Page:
Having travelled a long distance and changing time zones, it’s no surprise that sleep apnea sufferers feel the effects of jet lag far worse than others. There are plenty of things you can do to ensure that your sleep goes relatively uninterrupted when you’re at home, like having the right pillow and understanding certain terminology to help you adjust your machine to suit your needs, but what about those times when you need to travel long distance?
To help you enjoy the benefits of good sleep on your next trip, we’ve pulled together sleeping tips from top experts1, travel experts2 and business experts3.
1. Be prepared
Planning ahead can make a world of difference. Shift your bedtime gradually in the days before you leave. If you’re flying east, early is best; if you’re flying west, delay your rest.
2. Get in the groove from the get-gos
If possible, choose a flight that arrives in the evening and go to bed around 10pm local time. If you’re too tired to stay awake until bedtime, take a nap. But keep it short – 20 minutes is ideal and 2 hours is the max – and make sure it’s not too late in the day.
3. Catch some sun
Our biological clock responds strongly to daylight, so time your exposure to sunlight to ease your arrival. Go outside in the late afternoon if you’ve travelled west, and stay inside in the evening if you’ve travelled east.
4. Be smartphone savvy
Two tips in one. First, update your phone alarms so you’re not woken by reminders or alarms from the wrong time zone. Second, turn off your screens at least an hour before you want to sleep (that includes in-flight movies!).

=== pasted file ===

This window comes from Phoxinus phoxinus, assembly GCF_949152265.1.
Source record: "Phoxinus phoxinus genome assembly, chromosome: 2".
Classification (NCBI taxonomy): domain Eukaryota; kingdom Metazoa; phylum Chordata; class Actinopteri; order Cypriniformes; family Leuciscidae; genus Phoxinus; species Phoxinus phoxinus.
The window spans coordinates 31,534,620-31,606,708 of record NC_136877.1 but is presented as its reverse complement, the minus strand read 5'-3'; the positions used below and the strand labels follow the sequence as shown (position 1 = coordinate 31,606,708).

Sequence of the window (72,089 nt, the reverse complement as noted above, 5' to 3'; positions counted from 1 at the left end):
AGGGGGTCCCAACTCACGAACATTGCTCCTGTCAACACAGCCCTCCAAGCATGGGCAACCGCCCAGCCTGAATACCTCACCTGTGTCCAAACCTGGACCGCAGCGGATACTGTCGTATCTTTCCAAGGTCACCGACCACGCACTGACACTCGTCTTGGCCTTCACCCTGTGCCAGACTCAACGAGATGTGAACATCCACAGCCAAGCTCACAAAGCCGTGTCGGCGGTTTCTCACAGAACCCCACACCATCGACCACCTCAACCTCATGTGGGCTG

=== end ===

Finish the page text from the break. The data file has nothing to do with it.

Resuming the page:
5. Avoid alcohol
The in-flight drinks may be calling your name, but stay away if you want to beat jet-lag. Alcohol can help you to drift off, but it worsens flight-related dehydration and disrupts sleep. If you struggle to sleep on planes, ask your doctor for advice about sleep medication before you leave.
6. Use coffee (wisely)
Enjoy that espresso, but only if you’re planning to stay awake for at least the next seven hours. If you just need to survive a couple of hours until bedtime, steel yourself and stick to water.
7. Shut out the world
Keep earplugs and an eye mask handy to block out the sound of your neighbours chatting, the baby crying in the row behind and the noise of the engines. These two bits of kit are tiny and easy to carry, but they could mean the difference between no-sleep and some-sleep on the plane. You’ll also appreciate them if you need to adjust to new daylight hours at your destination.
8. Be gentle on yourself
If possible, don’t plan any big trips, major sight-seeing or important presentations for the first day or two after your flight. If it can’t be avoided, build some relaxation into your schedule before your leave. One trick is to act as though your flight is leaving 48-hours earlier than it is and get all your last-minute tasks completed in advance. Easier said than done…
9. Use light-therapy to help you adjust to your time zone
Jet lag is caused by a misalignment between your sleep rhythm (internal body clock) and your destination time. When you travel across time zones, your body doesn’t know whether to be awake or asleep. This causes you to feel jet lagged.
There is a product called Re-Timer, which CPAP Australia sells, that uses light therapy to help you adjust back to a normal sleep pattern. If you have a set or Re-timer glasses, make sure you use this handy calculator to plan your trip!
10. Take your CPAP
Being on CPAP therapy should never stop you from travelling.
With a standard universal power supply, most CPAP, APAP and bilevel sleep apnea solutions can be used throughout the world and even on an aeroplane. It’s important to make sure you remember the power adaptor and an extension cord. This helps to make travelling with your therapy equipment relaxed, comfortable and easy.
If you are considering using your CPAP machine on your flight, it is important to contact your airline to discuss your details and make any necessary arrangements.
Find out more about the best sleeping tips for traveling with your CPAP machine by reading our post “Seven tips to falling asleep on CPAP”. This blog will help you to be sure that you’re getting the most out of your sleep and your machine every night, especially when you’re traveling.